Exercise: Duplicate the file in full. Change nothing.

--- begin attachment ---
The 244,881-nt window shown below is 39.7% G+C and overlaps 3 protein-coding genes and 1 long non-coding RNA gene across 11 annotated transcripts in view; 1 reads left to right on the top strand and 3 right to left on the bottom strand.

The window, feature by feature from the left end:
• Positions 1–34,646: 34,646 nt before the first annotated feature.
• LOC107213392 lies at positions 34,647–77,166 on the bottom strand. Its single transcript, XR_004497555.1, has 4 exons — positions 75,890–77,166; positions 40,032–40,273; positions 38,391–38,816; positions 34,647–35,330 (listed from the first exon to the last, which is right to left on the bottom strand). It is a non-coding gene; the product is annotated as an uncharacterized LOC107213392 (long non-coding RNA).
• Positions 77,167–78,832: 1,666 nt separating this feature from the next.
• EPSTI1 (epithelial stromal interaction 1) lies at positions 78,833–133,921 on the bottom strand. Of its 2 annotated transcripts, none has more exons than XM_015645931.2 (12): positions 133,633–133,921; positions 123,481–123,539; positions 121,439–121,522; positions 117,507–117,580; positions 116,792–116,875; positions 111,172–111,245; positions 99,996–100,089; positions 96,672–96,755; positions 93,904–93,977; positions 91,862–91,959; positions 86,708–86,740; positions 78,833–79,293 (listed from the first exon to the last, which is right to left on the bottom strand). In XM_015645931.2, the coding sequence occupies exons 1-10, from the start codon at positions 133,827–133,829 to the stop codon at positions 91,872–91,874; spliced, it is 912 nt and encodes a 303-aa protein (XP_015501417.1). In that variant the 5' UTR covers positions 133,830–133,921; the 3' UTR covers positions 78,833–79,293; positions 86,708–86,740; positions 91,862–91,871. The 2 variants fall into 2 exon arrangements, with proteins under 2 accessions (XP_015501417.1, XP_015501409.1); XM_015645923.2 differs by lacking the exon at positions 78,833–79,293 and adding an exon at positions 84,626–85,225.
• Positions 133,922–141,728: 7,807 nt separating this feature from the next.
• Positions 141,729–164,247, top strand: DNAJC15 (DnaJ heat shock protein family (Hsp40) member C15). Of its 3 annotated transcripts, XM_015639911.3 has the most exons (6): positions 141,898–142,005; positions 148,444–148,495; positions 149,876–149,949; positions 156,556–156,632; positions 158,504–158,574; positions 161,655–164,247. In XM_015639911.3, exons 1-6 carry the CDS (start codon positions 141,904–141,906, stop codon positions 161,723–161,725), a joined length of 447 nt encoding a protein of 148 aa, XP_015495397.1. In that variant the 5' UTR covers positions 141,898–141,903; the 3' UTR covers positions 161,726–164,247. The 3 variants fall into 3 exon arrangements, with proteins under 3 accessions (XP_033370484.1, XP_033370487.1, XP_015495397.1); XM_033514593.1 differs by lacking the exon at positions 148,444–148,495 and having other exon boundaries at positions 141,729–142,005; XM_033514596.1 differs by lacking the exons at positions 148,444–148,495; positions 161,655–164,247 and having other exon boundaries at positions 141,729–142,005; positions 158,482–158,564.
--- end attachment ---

The 244,881-nt window shown below is 39.7% G+C and overlaps 3 protein-coding genes and 1 long non-coding RNA gene across 11 annotated transcripts in view; 1 reads left to right on the top strand and 3 right to left on the bottom strand.

The window, feature by feature from the left end:
• Positions 1–34,646: 34,646 nt before the first annotated feature.
• LOC107213392 lies at positions 34,647–77,166 on the bottom strand. Its single transcript, XR_004497555.1, has 4 exons — positions 75,890–77,166; positions 40,032–40,273; positions 38,391–38,816; positions 34,647–35,330 (listed from the first exon to the last, which is right to left on the bottom strand). It is a non-coding gene; the product is annotated as an uncharacterized LOC107213392 (long non-coding RNA).
• Positions 77,167–78,832: 1,666 nt separating this feature from the next.
• EPSTI1 (epithelial stromal interaction 1) lies at positions 78,833–133,921 on the bottom strand. Of its 2 annotated transcripts, none has more exons than XM_015645931.2 (12): positions 133,633–133,921; positions 123,481–123,539; positions 121,439–121,522; positions 117,507–117,580; positions 116,792–116,875; positions 111,172–111,245; positions 99,996–100,089; positions 96,672–96,755; positions 93,904–93,977; positions 91,862–91,959; positions 86,708–86,740; positions 78,833–79,293 (listed from the first exon to the last, which is right to left on the bottom strand). In XM_015645931.2, the coding sequence occupies exons 1-10, from the start codon at positions 133,827–133,829 to the stop codon at positions 91,872–91,874; spliced, it is 912 nt and encodes a 303-aa protein (XP_015501417.1). In that variant the 5' UTR covers positions 133,830–133,921; the 3' UTR covers positions 78,833–79,293; positions 86,708–86,740; positions 91,862–91,871. The 2 variants fall into 2 exon arrangements, with proteins under 2 accessions (XP_015501417.1, XP_015501409.1); XM_015645923.2 differs by lacking the exon at positions 78,833–79,293 and adding an exon at positions 84,626–85,225.
• Positions 133,922–141,728: 7,807 nt separating this feature from the next.
• Positions 141,729–164,247, top strand: DNAJC15 (DnaJ heat shock protein family (Hsp40) member C15). Of its 3 annotated transcripts, XM_015639911.3 has the most exons (6): positions 141,898–142,005; positions 148,444–148,495; positions 149,876–149,949; positions 156,556–156,632; positions 158,504–158,574; positions 161,655–164,247. In XM_015639911.3, exons 1-6 carry the CDS (start codon positions 141,904–141,906, stop codon positions 161,723–161,725), a joined length of 447 nt encoding a protein of 148 aa, XP_015495397.1. In that variant the 5' UTR covers positions 141,898–141,903; the 3' UTR covers positions 161,726–164,247. The 3 variants fall into 3 exon arrangements, with proteins under 3 accessions (XP_033370484.1, XP_033370487.1, XP_015495397.1); XM_033514593.1 differs by lacking the exon at positions 148,444–148,495 and having other exon boundaries at positions 141,729–142,005; XM_033514596.1 differs by lacking the exons at positions 148,444–148,495; positions 161,655–164,247 and having other exon boundaries at positions 141,729–142,005; positions 158,482–158,564.